Learn more: What Is an S Corporation and Should You Form One

Who needs to file Schedule K-1?

If you are an owner or investor in an S corp, you likely need to file the Schedule K-1 Form 1120S. You won’t have to submit the physical form to the IRS, as they already get a copy with the business tax return. That means, however, that the IRS will be on the lookout for the information on your K-1 to be included in your taxpayer return.

Even if your business wasn’t very busy, you still might have interest income, ordinary dividends, or other ordinary business income to report from the prior year. Even if your involvement is only through passive activity, you may still need to file a Schedule K-1. Your complete form may only have one or two boxes complete. If that’s the case, your personal taxpayer information should be easy to enter.

Individuals in the United States submit a version of Form 1040 every year for their personal taxes. The business version, when you own an S corp, is Form 1120S. Your K-1 bridges the gap between the business tax return and your personal income tax return.

How do shareholders use Schedule K-1?

Each box on the K-1 form corresponds to a box on the 1040 form or an added schedule. While there may be complex accounting records behind the scenes, the K-1 is a simple one-page form. This is where your share of income is listed. Even if you didn’t take any distributions, you likely have to include the information from a K-1 with your taxes if the business made or lost money.

Income and other potential tax liabilities are broken out using various boxes. Common information on a K-1 form includes interest, ordinary dividends, qualified dividends, royalties, net short-term capital gain (or loss), and net long-term capital gains.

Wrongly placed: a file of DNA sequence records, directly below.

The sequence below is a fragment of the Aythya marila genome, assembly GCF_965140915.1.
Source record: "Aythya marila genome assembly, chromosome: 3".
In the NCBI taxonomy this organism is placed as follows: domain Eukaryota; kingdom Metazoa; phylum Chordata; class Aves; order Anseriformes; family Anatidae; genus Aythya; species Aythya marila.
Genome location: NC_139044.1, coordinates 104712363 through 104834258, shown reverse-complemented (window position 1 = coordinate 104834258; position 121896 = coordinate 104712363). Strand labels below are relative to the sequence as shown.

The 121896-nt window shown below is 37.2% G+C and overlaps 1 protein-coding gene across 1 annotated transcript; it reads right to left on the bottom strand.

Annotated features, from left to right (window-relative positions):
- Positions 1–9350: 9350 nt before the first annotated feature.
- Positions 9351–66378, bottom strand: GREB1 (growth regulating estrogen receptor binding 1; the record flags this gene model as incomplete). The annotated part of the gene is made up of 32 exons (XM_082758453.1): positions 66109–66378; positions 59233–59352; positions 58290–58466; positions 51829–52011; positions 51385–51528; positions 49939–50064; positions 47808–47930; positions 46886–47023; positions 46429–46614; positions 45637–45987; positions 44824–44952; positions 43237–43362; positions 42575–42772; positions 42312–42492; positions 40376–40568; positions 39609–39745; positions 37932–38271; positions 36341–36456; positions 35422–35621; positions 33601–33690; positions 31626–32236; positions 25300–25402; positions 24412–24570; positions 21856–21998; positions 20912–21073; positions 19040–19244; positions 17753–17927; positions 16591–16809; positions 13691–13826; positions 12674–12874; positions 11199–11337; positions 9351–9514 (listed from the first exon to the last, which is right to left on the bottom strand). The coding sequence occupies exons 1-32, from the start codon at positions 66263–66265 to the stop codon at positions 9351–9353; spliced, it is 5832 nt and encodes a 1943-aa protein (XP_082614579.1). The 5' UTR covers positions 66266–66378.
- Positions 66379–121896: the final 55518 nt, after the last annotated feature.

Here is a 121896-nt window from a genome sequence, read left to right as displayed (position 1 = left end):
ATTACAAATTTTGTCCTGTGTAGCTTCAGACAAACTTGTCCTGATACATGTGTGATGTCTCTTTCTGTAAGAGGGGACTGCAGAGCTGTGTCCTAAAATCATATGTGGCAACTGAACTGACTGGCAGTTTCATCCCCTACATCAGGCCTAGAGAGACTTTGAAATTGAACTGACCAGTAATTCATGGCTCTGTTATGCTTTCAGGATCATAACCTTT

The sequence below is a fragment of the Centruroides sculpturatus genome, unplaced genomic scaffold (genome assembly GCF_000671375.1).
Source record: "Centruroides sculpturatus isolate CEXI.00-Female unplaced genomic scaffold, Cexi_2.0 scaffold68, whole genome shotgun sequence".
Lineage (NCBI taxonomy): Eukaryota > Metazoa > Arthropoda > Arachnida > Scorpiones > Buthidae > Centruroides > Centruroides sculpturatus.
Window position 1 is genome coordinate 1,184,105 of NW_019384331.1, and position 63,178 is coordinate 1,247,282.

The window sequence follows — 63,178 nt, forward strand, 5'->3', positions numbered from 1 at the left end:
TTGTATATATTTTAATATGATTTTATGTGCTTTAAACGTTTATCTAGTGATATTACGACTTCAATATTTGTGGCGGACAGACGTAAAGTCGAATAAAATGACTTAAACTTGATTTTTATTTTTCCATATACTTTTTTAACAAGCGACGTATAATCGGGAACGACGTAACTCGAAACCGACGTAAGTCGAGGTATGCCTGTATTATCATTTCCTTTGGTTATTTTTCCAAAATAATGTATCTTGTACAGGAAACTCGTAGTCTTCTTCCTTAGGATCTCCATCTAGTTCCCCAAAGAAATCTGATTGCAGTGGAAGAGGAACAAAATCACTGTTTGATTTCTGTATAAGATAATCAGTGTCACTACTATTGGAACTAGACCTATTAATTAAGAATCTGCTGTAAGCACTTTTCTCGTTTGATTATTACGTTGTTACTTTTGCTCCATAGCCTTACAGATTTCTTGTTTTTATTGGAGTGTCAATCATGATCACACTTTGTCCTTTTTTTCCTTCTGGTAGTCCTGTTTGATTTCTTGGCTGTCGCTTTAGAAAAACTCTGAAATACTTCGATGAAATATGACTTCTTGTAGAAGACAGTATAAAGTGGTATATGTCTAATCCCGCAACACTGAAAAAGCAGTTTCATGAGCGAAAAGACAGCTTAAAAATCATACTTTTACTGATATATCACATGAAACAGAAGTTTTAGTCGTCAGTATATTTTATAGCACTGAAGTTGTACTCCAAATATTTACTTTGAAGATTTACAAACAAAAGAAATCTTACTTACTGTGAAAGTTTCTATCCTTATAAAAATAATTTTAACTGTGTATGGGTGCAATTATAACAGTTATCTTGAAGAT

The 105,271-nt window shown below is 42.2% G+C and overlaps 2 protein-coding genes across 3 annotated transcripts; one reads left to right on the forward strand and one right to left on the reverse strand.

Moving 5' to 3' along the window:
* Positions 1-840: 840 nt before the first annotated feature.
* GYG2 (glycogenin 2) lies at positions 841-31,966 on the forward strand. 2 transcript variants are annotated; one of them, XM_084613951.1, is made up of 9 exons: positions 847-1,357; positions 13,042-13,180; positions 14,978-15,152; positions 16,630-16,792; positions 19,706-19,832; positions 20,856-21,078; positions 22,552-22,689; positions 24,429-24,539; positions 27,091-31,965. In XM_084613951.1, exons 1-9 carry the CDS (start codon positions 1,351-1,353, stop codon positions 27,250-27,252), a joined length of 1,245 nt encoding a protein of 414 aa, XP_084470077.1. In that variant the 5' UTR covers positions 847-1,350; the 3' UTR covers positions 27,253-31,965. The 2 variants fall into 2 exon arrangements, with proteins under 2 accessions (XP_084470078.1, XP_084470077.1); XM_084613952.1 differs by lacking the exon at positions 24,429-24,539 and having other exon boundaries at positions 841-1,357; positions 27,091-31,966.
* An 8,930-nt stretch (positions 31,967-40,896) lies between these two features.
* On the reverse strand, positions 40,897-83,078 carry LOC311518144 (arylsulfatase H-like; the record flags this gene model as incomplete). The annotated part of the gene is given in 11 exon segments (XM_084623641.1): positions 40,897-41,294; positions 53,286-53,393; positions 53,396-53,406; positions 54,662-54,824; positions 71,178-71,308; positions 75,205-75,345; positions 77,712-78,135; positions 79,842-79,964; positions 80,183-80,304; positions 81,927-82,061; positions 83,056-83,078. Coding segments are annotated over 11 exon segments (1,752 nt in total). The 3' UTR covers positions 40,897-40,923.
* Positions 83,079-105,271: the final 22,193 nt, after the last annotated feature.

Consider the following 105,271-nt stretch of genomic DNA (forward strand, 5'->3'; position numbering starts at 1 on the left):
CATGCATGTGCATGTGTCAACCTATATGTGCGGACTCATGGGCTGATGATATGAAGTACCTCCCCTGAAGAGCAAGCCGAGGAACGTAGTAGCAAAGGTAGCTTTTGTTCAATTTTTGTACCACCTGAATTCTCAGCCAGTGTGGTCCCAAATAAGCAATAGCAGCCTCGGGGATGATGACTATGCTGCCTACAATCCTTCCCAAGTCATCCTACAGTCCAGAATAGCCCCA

If you’re working on your personal tax return and received a K-1 form, your accountant will enter this information as required, or you can follow instructions from your tax software. The numbers are ultimately included on the 1040 form used to calculate your total income, adjusted gross income, taxable income, and taxes owed.

Your business 1120S and personal K-1 will include the business Employer Identification Number (EIN). You’ll need that EIN and your Social Security number to complete your individual tax return.

Helpful resource: What is an EIN Number and How Do I Get One?

As with other tax forms, the IRS creates updated instructions for the Schedule K-1 annually. If you have any questions, that’s the first place to look. The shareholder’s instructions include details on where to find and enter information, as well as examples of necessary calculations.

Note: Your K-1 form may require you to pay the Alternative Minimum Tax (AMT). Check with your tax preparer or the IRS for more details.

How Bench can help